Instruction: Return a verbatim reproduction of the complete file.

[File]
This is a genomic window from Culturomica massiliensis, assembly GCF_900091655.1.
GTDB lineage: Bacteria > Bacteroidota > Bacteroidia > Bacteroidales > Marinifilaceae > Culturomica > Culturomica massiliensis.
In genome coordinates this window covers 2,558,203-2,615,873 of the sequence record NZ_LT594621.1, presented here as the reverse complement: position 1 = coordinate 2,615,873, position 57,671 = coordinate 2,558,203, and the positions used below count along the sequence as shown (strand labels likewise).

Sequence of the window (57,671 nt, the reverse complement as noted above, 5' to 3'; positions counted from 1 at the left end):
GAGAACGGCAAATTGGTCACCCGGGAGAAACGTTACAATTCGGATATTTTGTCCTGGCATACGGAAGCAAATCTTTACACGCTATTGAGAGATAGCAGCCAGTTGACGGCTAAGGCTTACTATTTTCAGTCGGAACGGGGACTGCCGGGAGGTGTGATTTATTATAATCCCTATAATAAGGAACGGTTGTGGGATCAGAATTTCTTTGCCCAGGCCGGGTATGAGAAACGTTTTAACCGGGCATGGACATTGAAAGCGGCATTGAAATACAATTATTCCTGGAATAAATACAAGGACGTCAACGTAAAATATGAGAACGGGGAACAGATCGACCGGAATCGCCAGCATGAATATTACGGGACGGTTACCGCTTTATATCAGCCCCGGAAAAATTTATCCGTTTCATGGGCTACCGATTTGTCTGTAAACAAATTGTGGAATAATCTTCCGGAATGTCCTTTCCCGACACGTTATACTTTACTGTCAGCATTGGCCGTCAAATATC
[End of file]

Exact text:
This is a genomic window from Culturomica massiliensis, assembly GCF_900091655.1.
GTDB lineage: Bacteria > Bacteroidota > Bacteroidia > Bacteroidales > Marinifilaceae > Culturomica > Culturomica massiliensis.
In genome coordinates this window covers 2,558,203-2,615,873 of the sequence record NZ_LT594621.1, presented here as the reverse complement: position 1 = coordinate 2,615,873, position 57,671 = coordinate 2,558,203, and the positions used below count along the sequence as shown (strand labels likewise).

Sequence of the window (57,671 nt, the reverse complement as noted above, 5' to 3'; positions counted from 1 at the left end):
GAGAACGGCAAATTGGTCACCCGGGAGAAACGTTACAATTCGGATATTTTGTCCTGGCATACGGAAGCAAATCTTTACACGCTATTGAGAGATAGCAGCCAGTTGACGGCTAAGGCTTACTATTTTCAGTCGGAACGGGGACTGCCGGGAGGTGTGATTTATTATAATCCCTATAATAAGGAACGGTTGTGGGATCAGAATTTCTTTGCCCAGGCCGGGTATGAGAAACGTTTTAACCGGGCATGGACATTGAAAGCGGCATTGAAATACAATTATTCCTGGAATAAATACAAGGACGTCAACGTAAAATATGAGAACGGGGAACAGATCGACCGGAATCGCCAGCATGAATATTACGGGACGGTTACCGCTTTATATCAGCCCCGGAAAAATTTATCCGTTTCATGGGCTACCGATTTGTCTGTAAACAAATTGTGGAATAATCTTCCGGAATGTCCTTTCCCGACACGTTATACTTTACTGTCAGCATTGGCCGTCAAATATC